This week saw Democrat Doug Jones win Alabama’s US Senate special election against Republican Roy Moore. Andrée E. Reeves writes that Jones was able to clinch this upset victory by avoiding personal attacks and energizing turnout, especially among African Americans, young people, and women. She comments that the Democratic Party’s base has now been similarly animated, while those like Donald Trump and Steve Bannon, who had endorsed Roy Moore despite the allegations of sexual abuse against him, have emerged from the contest with even more political baggage.
The much heralded election to fill a US Senate seat in Alabama is finally over. We should know the outcome. We do, but we don’t. For the first time since 1992, a Democrat has won a US Senate seat in Alabama. Or has he?
On Tuesday, Democrat Doug Jones prevailed with 671,151 votes to Republican Roy Moore’s 650,436. Another 22,819 voters cast write-in ballots. Moore, the infamous “Ten Commandments Judge” will not concede defeat. Absentee ballots will not be counted until the December 18 deadline for receiving them. Alabama also has a procedure for provisional votes, when someone’s eligibility or registration is questioned or the voter does not produce the required valid government-issued identification.
Alabama state law provides that if the candidate vote totals are within one half of one percent of each other, an automatic recount will be triggered. The difference between these two candidates is about 1.5 percent. It is not clear that recounts are allowed if the margins are greater than 0.5 percent.
There is some confusion about whether Moore can even demand a recount: according to election law expert Rick Hasen, Alabama’s election law states that a request for a recount is only allowed in contests for offices qualifying under “grounds of contest.” Congressional seats are not mentioned. The ultimate judge of an election for the US Senate would be the Senate itself. Under Article I of the US Constitution, “Each House shall be the judge of the elections, returns and qualifications of its own members.”
Further adding to the uncertainty, Alabama Secretary of State John Merrill, who oversees elections in the state, has suggested that Moore is in fact able to request a recount. If in the event that Moore is allowed to request a recount, he will have to post a bond to cover the cost within 48 hours of the vote certification. If the results go in his favor, the state will foot the bill. If the outcome does not change, he will have to pay.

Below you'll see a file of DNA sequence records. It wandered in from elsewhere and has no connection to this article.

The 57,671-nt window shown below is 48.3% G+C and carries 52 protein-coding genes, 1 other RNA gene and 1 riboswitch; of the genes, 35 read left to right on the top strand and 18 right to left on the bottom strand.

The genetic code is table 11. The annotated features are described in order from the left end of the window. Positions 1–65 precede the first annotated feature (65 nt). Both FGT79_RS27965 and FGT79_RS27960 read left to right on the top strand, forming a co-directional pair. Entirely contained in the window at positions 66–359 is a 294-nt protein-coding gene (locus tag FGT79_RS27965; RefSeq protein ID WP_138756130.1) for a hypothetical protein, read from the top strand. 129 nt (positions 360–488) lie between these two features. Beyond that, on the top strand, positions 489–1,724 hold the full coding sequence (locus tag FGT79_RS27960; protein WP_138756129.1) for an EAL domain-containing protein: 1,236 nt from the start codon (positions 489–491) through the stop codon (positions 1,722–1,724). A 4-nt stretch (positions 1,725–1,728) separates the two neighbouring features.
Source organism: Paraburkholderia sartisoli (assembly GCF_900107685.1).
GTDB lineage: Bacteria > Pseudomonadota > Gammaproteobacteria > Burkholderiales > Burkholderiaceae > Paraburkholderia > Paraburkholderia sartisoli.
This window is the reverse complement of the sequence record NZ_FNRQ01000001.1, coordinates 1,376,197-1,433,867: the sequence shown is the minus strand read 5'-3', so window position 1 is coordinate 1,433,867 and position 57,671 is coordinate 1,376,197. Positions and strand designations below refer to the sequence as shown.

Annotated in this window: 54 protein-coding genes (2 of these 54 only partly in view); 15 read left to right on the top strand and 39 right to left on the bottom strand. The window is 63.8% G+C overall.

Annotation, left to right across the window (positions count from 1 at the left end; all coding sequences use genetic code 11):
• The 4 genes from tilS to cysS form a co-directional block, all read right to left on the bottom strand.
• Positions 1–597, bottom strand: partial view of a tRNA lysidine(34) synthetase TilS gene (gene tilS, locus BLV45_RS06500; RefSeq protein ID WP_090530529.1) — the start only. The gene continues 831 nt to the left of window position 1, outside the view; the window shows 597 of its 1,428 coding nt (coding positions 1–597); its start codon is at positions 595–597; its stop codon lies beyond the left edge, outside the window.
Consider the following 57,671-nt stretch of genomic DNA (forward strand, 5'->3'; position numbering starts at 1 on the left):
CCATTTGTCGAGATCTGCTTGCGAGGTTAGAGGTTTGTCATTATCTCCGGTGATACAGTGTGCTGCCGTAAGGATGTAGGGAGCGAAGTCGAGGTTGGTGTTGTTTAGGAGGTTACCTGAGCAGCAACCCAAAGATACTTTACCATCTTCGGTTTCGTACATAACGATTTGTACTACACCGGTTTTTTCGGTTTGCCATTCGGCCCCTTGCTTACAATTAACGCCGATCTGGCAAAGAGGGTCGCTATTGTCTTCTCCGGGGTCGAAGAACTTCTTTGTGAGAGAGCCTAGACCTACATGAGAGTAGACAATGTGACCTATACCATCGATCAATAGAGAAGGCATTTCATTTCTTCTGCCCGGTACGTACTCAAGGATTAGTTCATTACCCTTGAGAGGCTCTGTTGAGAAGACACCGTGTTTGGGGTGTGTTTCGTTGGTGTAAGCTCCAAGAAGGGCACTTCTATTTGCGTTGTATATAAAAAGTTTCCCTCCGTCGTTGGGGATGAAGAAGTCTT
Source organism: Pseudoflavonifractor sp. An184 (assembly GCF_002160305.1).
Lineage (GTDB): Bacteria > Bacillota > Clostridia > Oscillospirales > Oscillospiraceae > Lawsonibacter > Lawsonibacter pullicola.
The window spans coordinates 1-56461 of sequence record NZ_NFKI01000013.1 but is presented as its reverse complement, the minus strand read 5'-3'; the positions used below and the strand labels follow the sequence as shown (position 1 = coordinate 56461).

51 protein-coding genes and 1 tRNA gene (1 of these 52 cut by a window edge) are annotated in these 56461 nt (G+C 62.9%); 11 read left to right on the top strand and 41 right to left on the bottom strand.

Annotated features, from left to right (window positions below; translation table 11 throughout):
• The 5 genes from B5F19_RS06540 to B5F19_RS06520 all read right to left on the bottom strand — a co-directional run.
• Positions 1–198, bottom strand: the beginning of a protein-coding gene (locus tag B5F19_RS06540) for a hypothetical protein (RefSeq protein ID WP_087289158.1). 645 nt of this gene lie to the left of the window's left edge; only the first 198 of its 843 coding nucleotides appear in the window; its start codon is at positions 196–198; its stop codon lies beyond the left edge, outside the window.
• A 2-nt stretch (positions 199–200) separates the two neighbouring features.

Secretary of State Merrill has stated that even if there is a recall, the result probably would not change. Moreover, state law holds that if the vote-count margin is greater than the number of write-in votes, the write votes are not counted. Merrill stated that the final tally will not be certified until at least December 26 and no later than January 3, 2018.
Moore gets religion on rules
After the election’s results were announced, Moore told his cheering crowd that “Realize when vote is this close, it’s not over and we still have to go by the rules.” He went on to say, “”That’s what we’ve got to do is wait on God and let this process play out. The votes are still coming in. We’re looking at that.” All this is coming from a man who otherwise pays scant attention to rules, having been twice thrown out of office as the state’s Chief Justice after defying Supreme Court orders.
The Senator Apparent
Doug Jones faced an uphill battle. He’s often been called a long shot. He started in a deep hole. Alabama is one of the most—if not THE most—Republican states in the nation. Donald Trump won 62 percent of Alabama’s vote in 2016. Jones is a low-key, amiable fellow who managed not to engender the ire of the Republicans to such an extent that they would actively campaign against him. He is almost the anti-Moore, even though they share some characteristics such as Christianity and a love for guns. Jones embodies everything Moore does not.
How Jones Won
Jones had several things he needed to accomplish to climb out of the hole he started in. First, he needed to energize his base. With a little help from recent Democratic wins in New Jersey and particularly Virginia, he ran an extraordinary voter turnout drive. Overall turnout, at approximately 40 percent, was remarkable for a special election. Future Democratic candidates in red states would be well advised to take a page out of his playbook.
To the extent that his campaign was negative, it was only in the last few days, and he avoided personal attacks, sticking to what the Moore campaign had said about his own views on late term abortion and guns. He stuck to his economic message and managed to stay above the fray.
Second, Jones needed a large turnout by African Americans, and they obliged by about the same percentage as Obama had won in 2008 and 2012. African Americans comprised nearly 30 percent of the voters and voted overwhelmingly—96 percent—for Jones. Jones needed African American votes so badly because that whites, 66 percent of the electorate, favored Moore over Jones by 38 percent. Only about thirty percent of whites in Alabama voted for Jones, according to exit polls.
In the last week of the campaign, African American luminaries such as former Massachusetts Governor Deval Patrick, New Jersey Senator Corey Booker, and legendary NBA legend Charles Barkley campaigned with Jones. The state NAACP chapter, among other groups, also made heroic efforts to get out the vote.
Jones also needed to appeal in large numbers to young people, who traditionally are among the lower turnout groups. Voters between 18 and 44 voted for Jones by about 20 percent over Moore. That shows a shift from the 2012 presidential election when younger voters supported Republican Mitt Romney by a small margin. Sixty percent of the 13 percent of voters 19-29 voted for Jones, similar to the 22 percent of voters between 30 and 44, who supported Jones at 61 percent. Older voters, on the other hand, were more likely to support Moore, particularly those over age 45. The 77 percent of voters between 18 and 64 favored Jones by 8 points. Those 65 and over preferred Moore by 19 percent.